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|Title:||Mating plugs in polyandrous giants: Which sex produces them, when, how and why?||Authors:||Kuntner, M.
|Issue Date:||19-Jul-2012||Citation:||Kuntner, M., Gregorič, M., Zhang, S., Kralj-Fišer, S., Li, D. (2012-07-19). Mating plugs in polyandrous giants: Which sex produces them, when, how and why?. PLoS ONE 7 (7) : -. ScholarBank@NUS Repository. https://doi.org/10.1371/journal.pone.0040939||Abstract:||Background: Males usually produce mating plugs to reduce sperm competition. However, females can conceivably also produce mating plugs in order to prevent unwanted, superfluous and energetically costly matings. In spiders-appropriate models for testing plugging biology hypotheses-mating plugs may consist of male genital parts and/or of amorphous covers consisting of glandular or sperm secretions. In the giant wood spider Nephila pilipes, a highly sexually dimorphic and polygamous species, males are known to produce ineffective embolic plugs through genital damage, but nothing is known about the origin and function of additional conspicuous amorphous plugs (AP) covering female genitals. Methodology: We tested alternative hypotheses of the nature and function of AP in N. pilipes by staging mating trials with varying degrees of polyandry. No APs were ever formed during mating trials, which rules out the possibility of male AP formation. Instead, those females that oviposited produced the AP from a liquid secreted during egg sac formation. Polyandrous females were more likely to lay eggs and to produce the AP, as were those that mated longer and with more total insertions. Our further tests revealed that, in spite of being a side product of egg sac production, AP, when hardened, prevented any subsequent copulation. Conclusions: We conclude that in the giant wood spider (Nephila pilipes), the amorphous mating plugs are not produced by the males, that repeated copulations (most likely polyandrous) are necessary for egg fertilization and AP formation, and that the AP represents a female adaptation to sexual conflict through prevention of unwanted, excessive copulations. Considering the largely unknown origin of amorphous plugs in spiders, we predict that a similar pattern might be detected in other clades, which would help elucidate the evolutionary interplay of various selection pressures responsible for the origin and maintenance of mating plugs. © 2012 Kuntner et al.||Source Title:||PLoS ONE||URI:||http://scholarbank.nus.edu.sg/handle/10635/101064||ISSN:||19326203||DOI:||10.1371/journal.pone.0040939|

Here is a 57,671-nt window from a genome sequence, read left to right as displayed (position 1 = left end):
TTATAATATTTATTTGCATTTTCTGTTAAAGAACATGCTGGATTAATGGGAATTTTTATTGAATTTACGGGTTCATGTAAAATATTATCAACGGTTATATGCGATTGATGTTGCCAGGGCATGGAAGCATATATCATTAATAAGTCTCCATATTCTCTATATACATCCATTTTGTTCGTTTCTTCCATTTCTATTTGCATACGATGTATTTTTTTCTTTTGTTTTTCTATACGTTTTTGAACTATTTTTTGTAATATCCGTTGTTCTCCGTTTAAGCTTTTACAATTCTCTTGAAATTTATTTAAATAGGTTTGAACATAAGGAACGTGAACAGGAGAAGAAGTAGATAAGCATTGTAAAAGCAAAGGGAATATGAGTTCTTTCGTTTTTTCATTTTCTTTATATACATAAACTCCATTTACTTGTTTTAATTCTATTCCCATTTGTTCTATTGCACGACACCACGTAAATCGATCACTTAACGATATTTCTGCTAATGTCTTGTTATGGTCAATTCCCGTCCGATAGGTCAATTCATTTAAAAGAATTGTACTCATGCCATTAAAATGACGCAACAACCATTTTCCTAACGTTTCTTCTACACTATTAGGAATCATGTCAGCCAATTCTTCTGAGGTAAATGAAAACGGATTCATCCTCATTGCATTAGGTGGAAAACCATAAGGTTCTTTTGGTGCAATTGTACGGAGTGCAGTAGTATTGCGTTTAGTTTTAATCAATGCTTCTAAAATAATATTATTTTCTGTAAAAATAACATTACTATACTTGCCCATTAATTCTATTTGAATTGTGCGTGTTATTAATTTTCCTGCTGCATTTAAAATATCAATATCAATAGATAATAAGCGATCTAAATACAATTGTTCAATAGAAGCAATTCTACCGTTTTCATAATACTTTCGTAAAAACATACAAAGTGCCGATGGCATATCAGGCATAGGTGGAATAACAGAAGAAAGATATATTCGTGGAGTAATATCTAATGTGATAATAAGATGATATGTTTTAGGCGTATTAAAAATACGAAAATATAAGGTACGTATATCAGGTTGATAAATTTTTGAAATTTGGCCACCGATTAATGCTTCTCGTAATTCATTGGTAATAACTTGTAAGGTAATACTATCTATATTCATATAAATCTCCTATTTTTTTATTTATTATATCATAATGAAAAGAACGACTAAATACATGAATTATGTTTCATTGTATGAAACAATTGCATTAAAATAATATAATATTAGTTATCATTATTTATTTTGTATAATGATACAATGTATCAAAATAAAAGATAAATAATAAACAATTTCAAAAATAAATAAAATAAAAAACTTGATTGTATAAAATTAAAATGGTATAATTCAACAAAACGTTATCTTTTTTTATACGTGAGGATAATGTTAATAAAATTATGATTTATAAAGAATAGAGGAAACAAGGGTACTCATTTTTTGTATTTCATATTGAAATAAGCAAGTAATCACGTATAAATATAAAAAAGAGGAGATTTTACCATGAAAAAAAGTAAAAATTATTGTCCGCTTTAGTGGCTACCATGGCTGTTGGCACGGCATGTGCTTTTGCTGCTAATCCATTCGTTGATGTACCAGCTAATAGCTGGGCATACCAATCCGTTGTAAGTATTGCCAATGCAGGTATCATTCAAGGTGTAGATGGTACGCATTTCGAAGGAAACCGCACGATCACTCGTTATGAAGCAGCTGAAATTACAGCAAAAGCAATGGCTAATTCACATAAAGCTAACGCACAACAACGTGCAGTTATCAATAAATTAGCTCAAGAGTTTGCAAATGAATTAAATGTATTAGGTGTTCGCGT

|Appears in Collections:||Staff Publications|
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